10 April 2016

Liverpool 4-1 Stoke

Moreno 8'
Bojan 22'
Sturridge 33'
Origi 50' 65'

That was unexpected.

An even more makeshift XI than we'd guessed. Sheyi Ojo's first Liverpool start, Kevin Stewart's first start in the league. Either a 4-2-3-1 with Allen tucking in on the left or a very, very lopsided 4-3-3 formation. Two incredibly unlikely goals from distance, two point-blank headers from picture-perfect crosses.

It was nervy for 10 minutes – after Liverpool, again, conceded an equalizer from, again, a set play – but it ended an easy 4-1 win, the final 30 minutes an utter formality. Almost, but not quite as emphatic an embarrassment to the opposition as last season's 1-6 horror show.

Moreno started the party atmosphere following a quick free kick, an unfathomable rocket from distance, probably the best shot he'll hit in his life. But, and not for the first time, Liverpool couldn't immediately build on it, and conceded an equalizer within 15 minutes: Skrtel's unnecessary foul, Shaqiri's outstanding set play delivery, Bojan somehow ghosting behind Ojo. It was the 16th equalizer that Liverpool have conceded this season, and third consecutive match where Liverpool had gone 1-0 up only to see the opposition level matters, each equalizer coming 10-to-15 minutes after Liverpool's opener. The match prior to those three saw Liverpool go 2-0 up, only to lose 2-3.

But not today. Redemption for Ojo's marginal error on the equalizer, beating Shaqiri for pace down the left before an unbelievable left-footed cross to Sturridge, somehow winning a header in front of two Stoke center-backs with the keeper stuck on his goal-line.

Again, Liverpool couldn't quite push on, with few scares from Stoke, but few scares put to Stoke as well, with the match feeling like a late-season game between two teams who'd secured their league position. Changes were needed to win, but it was still surprising to see Liverpool remove Ojo on halftime, Liverpool having retaken the lead thanks to his wonderful run and assist.

Credit where due. It was the move which sealed the victory, Origi extending then cementing Liverpool's win within 20 minutes. Another Liverpool set play, this time a corner, taken short. Another ideal cross, from Milner, to Origi from close range, a Liverpool striker again eluding Stoke's first-choice center-backs. 15 minutes later, the Belgian on a breakaway: an attempted cross to Sturridge from outside the box finding the back of the net instead.

As against Southampton in the League Cup and Villa in the league – when it rains, it pours. And Origi even missed a chance as good as his opener in between the goals, unable to direct his 61st minute header from Moreno's cross on-target.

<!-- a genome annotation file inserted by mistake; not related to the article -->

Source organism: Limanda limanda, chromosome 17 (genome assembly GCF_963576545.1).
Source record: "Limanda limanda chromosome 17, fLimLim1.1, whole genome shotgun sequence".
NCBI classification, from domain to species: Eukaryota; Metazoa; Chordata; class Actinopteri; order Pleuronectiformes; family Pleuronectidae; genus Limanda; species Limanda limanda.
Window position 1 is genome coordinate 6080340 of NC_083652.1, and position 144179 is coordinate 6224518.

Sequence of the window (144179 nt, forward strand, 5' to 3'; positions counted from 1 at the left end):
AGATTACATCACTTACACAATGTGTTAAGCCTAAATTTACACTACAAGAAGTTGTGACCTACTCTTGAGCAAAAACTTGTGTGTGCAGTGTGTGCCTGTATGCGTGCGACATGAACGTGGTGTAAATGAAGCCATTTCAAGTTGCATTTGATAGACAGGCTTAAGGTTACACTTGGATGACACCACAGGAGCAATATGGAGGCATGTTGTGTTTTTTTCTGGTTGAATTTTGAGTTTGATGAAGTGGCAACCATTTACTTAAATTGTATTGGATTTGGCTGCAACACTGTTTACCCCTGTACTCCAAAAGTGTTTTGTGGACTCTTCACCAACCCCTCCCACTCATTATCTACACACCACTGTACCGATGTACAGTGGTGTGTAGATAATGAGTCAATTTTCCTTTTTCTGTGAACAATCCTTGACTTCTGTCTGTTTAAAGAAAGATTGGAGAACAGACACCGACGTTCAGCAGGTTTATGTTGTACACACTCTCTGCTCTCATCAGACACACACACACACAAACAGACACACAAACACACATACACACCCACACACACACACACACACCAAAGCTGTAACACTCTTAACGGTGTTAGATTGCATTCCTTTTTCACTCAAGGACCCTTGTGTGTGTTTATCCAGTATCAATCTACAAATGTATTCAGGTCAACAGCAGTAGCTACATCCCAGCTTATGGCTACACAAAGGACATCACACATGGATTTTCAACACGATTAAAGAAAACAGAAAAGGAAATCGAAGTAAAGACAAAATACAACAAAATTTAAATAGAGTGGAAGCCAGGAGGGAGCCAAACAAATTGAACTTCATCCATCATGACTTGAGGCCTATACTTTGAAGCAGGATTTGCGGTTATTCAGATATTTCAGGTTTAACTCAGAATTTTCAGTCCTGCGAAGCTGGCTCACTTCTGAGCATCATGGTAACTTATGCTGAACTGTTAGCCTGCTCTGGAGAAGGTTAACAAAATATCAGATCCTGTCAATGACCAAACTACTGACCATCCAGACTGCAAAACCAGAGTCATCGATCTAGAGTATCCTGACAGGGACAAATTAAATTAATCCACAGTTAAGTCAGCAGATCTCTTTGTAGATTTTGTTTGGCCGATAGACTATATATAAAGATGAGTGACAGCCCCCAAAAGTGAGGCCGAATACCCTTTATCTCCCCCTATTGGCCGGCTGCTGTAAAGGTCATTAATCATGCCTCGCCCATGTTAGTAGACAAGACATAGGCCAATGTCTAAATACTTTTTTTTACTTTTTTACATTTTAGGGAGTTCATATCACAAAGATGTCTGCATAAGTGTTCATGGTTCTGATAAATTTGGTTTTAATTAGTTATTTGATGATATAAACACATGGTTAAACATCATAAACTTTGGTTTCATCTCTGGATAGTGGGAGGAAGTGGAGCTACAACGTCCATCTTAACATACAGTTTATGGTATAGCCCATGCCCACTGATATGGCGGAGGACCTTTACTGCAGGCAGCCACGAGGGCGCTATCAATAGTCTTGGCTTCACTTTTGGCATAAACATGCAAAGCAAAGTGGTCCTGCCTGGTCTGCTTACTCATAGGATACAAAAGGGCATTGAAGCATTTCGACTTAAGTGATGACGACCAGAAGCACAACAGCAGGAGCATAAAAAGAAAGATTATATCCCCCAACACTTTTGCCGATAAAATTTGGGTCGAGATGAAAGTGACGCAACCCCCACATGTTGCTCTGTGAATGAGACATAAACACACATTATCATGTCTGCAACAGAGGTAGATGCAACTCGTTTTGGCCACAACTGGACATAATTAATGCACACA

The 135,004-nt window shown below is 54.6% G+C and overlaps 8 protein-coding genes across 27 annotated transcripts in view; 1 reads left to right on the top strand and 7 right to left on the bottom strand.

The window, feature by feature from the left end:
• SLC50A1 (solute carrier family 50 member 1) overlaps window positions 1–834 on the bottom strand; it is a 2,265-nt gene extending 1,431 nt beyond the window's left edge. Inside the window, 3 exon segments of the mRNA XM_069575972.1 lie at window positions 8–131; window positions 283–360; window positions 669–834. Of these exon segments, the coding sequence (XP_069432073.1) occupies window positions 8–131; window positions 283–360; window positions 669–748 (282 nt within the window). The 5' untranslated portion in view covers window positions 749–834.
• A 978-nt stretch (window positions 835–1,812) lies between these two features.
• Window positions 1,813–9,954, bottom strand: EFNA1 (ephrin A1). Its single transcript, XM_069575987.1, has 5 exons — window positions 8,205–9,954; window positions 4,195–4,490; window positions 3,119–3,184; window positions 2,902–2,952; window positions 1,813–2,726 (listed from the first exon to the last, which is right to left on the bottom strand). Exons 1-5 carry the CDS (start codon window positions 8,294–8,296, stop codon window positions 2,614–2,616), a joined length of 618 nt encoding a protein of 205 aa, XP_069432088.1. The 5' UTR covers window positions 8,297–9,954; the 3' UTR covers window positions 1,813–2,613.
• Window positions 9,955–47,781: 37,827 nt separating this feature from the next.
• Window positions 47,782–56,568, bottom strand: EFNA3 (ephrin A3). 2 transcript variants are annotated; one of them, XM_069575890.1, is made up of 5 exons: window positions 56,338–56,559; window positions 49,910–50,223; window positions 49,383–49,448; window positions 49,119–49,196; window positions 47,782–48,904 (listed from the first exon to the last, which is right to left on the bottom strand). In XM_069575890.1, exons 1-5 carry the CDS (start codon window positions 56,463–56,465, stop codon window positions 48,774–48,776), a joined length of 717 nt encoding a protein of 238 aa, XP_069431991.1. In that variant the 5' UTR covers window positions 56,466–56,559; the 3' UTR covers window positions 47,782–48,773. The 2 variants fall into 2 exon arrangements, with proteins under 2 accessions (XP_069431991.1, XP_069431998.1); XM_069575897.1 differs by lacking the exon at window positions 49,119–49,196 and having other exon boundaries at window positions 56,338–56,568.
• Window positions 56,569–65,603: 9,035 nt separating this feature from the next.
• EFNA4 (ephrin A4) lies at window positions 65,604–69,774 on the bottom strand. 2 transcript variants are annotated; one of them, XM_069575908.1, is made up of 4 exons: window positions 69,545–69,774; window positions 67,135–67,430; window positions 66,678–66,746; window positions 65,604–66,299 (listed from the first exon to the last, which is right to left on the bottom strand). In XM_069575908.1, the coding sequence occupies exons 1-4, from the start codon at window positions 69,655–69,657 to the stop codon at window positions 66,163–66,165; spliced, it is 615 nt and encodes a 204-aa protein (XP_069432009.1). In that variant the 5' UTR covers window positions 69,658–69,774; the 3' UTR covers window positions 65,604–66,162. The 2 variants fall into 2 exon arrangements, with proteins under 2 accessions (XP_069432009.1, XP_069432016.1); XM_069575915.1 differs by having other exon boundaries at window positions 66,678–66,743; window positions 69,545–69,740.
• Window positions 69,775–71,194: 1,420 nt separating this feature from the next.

I guess starting, and scoring, at Dortmund was good for his confidence.

It'd have been fun had Liverpool gone for broke, gone for, say, six goals to match the drubbing Liverpool suffered a year ago, but that they didn't was more than understandable. 4-1 up, 25 minutes to play, Dortmund on Thursday. Just kill the game. Which Liverpool assuredly did. First Lallana for Firmino, then Lucas for Allen, making sure that an exasperated Stoke had no time or space to find a consolation as Liverpool packed the midfield.

Last Thursday, Liverpool didn't allow a shot after the 59th minute, an amazing defensive performance to deny a threatening Dortmund any space in the final third. Today, Liverpool allowed a single shot after the 66th minute, a speculative effort from Crouch in injury time, steadily seeing out a dead match against dead opposition.

They were very different end stages to the match, against very different opposition. But Liverpool were defensively secure and able to take every breath of air out of the match in both. That's impressive.

This is the first time Liverpool have scored two goals from inside the six-yard box in the same match this season. It's just the second time that Liverpool have scored two headers in the same match (6-0 at Villa) or two goals from outside the box (also 6-0 at Villa). It's just the second time that Liverpool have scored two set play goals in the same match (6-0 at Villa; are you sensing a trend?).

But this wasn't facing a supremely terrible Aston Villa. Liverpool were up against opposition which sat two points and one place ahead of them in the table. The last three meetings between these two sides all ended in an 0-1 away win. And Liverpool still won, emphatically.

We've thankfully seen some big scores and big margins of victory this season: 4-1 City, 6-1 Southampton, 6-0 Villa, even 5-4 Norwich. But this is the first time that Liverpool have done it at home, the first time they've scored four at Anfield since 4-1 against Swansea in December 2014. Which, incidentally, was the only times Liverpool scored four last season.

It's nice to go into the next home match on the back of this, even if it'll be a very different XI using very different XI against very different opposition. But we've also seen Liverpool become almost complacent after previous big scores and big wins, tons of goals followed by none, using up all those goals at once: 6-1 Southampton followed by 0-2 Newcastle, 5-4 Norwich followed by 0-1 Stoke, 6-0 Villa followed by 0-0 Augsburg. It should be hard to be complacent against Dortmund with a place in a European semi-final at stake.

This is a good step for building momentum and for building consistency, despite the aforementioned multiple changes. For building a squad, building a team. But it's only a small step.

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